PC sales have slumped, and the end is near, right? Not so fast.
Conventional wisdom says that most people who bought PCs from years past either don’t feel the need to upgrade or don’t want to spend the money to do so. Pundits note that common tasks like writing emails, social networking, watching videos, and listening to music don’t require powerful hardware — therefore the consistent decrease in shipments will continue. Or will they?
That could all change by the end of this year. Here’s why.
End of Windows XP support
The end of Windows XP support is forcing a notable amount of people to ditch their PCs and get new ones. This would explain why usage of the aged operating system has decreased significantly since then, according to Net Marketshare’s statistics. In March, Net Marketshare’s data indicates that XP held 27.7 percent of the desktop operating system market. That number had fallen to 23.9 percent by last month, a decrease of roughly 4 percent.
That may not sound like much, but considering that Windows XP was released in 2001, and the amount of PCs that have been built and sold since then, that’s a significant drop in the computing ocean. In that same span of time, Windows 8/8.1 usage has inched upward, and Windows 7 usage continues to hold firm, increasing from 48.8 percent in March to 51.2 percent in August.
One of the primary reasons for these shifts is simple: Windows 7, 8, and 8.1 continue to receive security updates from Microsoft, while Windows XP does not. With online data breaches and other Internet threats becoming more and more commonplace, the average computer user is more conscious of the importance of computer security than ever before.
IDC, a market research firm, essentially confirmed XP’s role in a potential revival, stating that “the stimulus from the end of support for Windows XP” has driven short-term gains in the PC world. As more and more people move from XP to Microsoft’s newer operating systems, we suspect this will provide a steady stream of new PC shipments running currently supported versions of Windows.
New, super-cheap laptops are about to hit the market
Most people want a great deal on, well, everything. This extends to computers as well. All you need to do is take a gander at Amazon’s list of best-selling notebooks, which is dominated by both Windows and Chrome OS systems priced between $250 and $500.
Google and PC OEMs have realized this and have combined their efforts to take a chunk out of the super-cheap laptop market by introducing a slew of Chromebooks priced right in this range. It’s worth noting that Chromebooks occupy roughly half the spots on Amazon’s top 20 best-selling notebooks as of this writing, though that’s been the case for months.
Microsoft and PC makers will attempt to catch up in this area by introducing a bunch of low-cost laptops between now and the end of the year. Some were unveiled at IFA 2014 this week, including the Asus EeeBook X205, a $200 Windows 8.1 notebook that slices storage and RAM to Chromebook-like levels. It supplements the lack of a larger hard drive with 500GB of free cloud storage, for two years anyway. That last item is absolutely patterned after Chromebooks; most of them include 100GB of Google Drive space for free for two years.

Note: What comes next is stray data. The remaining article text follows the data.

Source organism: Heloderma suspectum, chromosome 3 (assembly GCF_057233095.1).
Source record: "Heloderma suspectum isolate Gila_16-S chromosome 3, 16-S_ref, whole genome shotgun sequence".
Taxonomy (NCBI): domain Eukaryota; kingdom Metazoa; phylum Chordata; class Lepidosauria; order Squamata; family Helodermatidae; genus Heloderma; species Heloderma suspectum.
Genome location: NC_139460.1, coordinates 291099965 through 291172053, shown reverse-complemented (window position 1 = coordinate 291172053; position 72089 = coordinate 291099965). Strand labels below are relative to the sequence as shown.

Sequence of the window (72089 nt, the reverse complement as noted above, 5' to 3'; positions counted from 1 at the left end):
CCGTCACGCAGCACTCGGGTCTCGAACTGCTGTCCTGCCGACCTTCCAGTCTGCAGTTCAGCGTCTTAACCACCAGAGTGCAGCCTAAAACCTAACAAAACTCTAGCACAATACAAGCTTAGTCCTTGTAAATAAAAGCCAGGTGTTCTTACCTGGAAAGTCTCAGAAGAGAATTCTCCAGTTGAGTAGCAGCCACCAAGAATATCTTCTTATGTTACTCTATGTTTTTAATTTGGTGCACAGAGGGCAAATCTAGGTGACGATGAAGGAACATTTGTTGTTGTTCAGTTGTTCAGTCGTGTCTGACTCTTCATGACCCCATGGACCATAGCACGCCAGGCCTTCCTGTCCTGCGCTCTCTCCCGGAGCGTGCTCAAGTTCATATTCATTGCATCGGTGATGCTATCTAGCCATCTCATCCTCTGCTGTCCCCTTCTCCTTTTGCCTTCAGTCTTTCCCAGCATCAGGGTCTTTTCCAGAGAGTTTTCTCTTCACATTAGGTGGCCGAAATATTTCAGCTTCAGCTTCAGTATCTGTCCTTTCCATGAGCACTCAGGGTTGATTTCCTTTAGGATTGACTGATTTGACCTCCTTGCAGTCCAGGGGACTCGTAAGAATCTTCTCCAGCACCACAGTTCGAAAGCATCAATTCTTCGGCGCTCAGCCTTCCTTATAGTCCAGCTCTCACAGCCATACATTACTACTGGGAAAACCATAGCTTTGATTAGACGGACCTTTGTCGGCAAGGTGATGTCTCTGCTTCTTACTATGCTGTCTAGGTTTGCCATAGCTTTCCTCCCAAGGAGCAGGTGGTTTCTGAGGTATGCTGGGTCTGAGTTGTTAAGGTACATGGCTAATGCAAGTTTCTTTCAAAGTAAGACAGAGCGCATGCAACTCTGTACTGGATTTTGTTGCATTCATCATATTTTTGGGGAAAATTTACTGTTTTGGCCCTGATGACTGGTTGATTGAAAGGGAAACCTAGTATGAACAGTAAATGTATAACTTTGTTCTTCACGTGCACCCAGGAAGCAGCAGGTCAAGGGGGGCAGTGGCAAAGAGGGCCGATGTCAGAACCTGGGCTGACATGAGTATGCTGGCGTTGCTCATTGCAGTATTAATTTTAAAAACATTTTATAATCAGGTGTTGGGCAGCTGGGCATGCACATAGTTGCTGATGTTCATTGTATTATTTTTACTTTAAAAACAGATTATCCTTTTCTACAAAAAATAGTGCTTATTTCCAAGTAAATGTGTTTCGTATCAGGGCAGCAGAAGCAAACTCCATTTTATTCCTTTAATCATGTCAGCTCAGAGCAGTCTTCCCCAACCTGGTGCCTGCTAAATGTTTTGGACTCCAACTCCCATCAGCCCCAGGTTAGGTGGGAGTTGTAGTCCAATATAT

Also, the release of Windows 8.1 with Bing, a lower-cost version of Microsoft’s latest designed specifically for PC makers, lets these companies sell their systems for less than they would if they kept having to pay full prices for copies of Windows 8.1.
Hear that? It’s the holiday shopping season, and it’s coming fast
It may be 85 degrees and icky outside (in New York City, at least). But before you know it, you’ll have to start thinking about what to buy for all those holidays bunched up at the end of December; Christmas, Kwanzaa, Hanukkah, Festivus, and so on. One of things bound to come up often will be “new computer/laptop.”
And that’s when the aforementioned super-cheap Windows laptops will come in.
It’s a pretty simple equation. Ultra-low-cost laptops, plus the holiday shopping season, may equal an increased likelihood of more Windows laptop sales this fall and winter. Of course, they need to be good enough to handle basic tasks, and encased in solid builds that defy their bargain-basement price tags. It will be interesting to see whether these new notebooks can deliver adequate power and functionality at Chromebook-like rates.
The Windows 9 factor
Windows 8 and 8.1 remain unpopular, and that will probably never change. Those statistics from Net Marketshare that we referred to earlier also state that, combined, Windows 8 and 8.1 don’t even come close to the user base that Windows XP still boasts.
Windows 9 could fix that. Key word: could.
Windows 9 will likely include a revamped Start menu, but we doubt that will be enough to bring the masses back. It’s also rumored to include a version of Cortana, Microsoft’s smartphone-centric voice assistant. The Charms menu could get the boot, and Metro apps may run in Windowed mode in the classic desktop UI.
Perhaps best of all is the notion of Windows XP, Vista, and 7 users being able to upgrade from those operating systems to Windows 9 for free. Windows 9 will probably have to do even more to inspire a huge wave of potential buyers to shell out for new systems and copies of the OS. But it could.
We may get a peek at Windows 9 later this month, or early in October, according to rumors. If a Windows 9 event takes place and impresses, that could go a long way towards sparking renewed interest in PCs, despite the fact that the OS is rumored to launch sometime in the Spring of 2015, after the holiday season.
The entire industry is holding its breath — and hoping.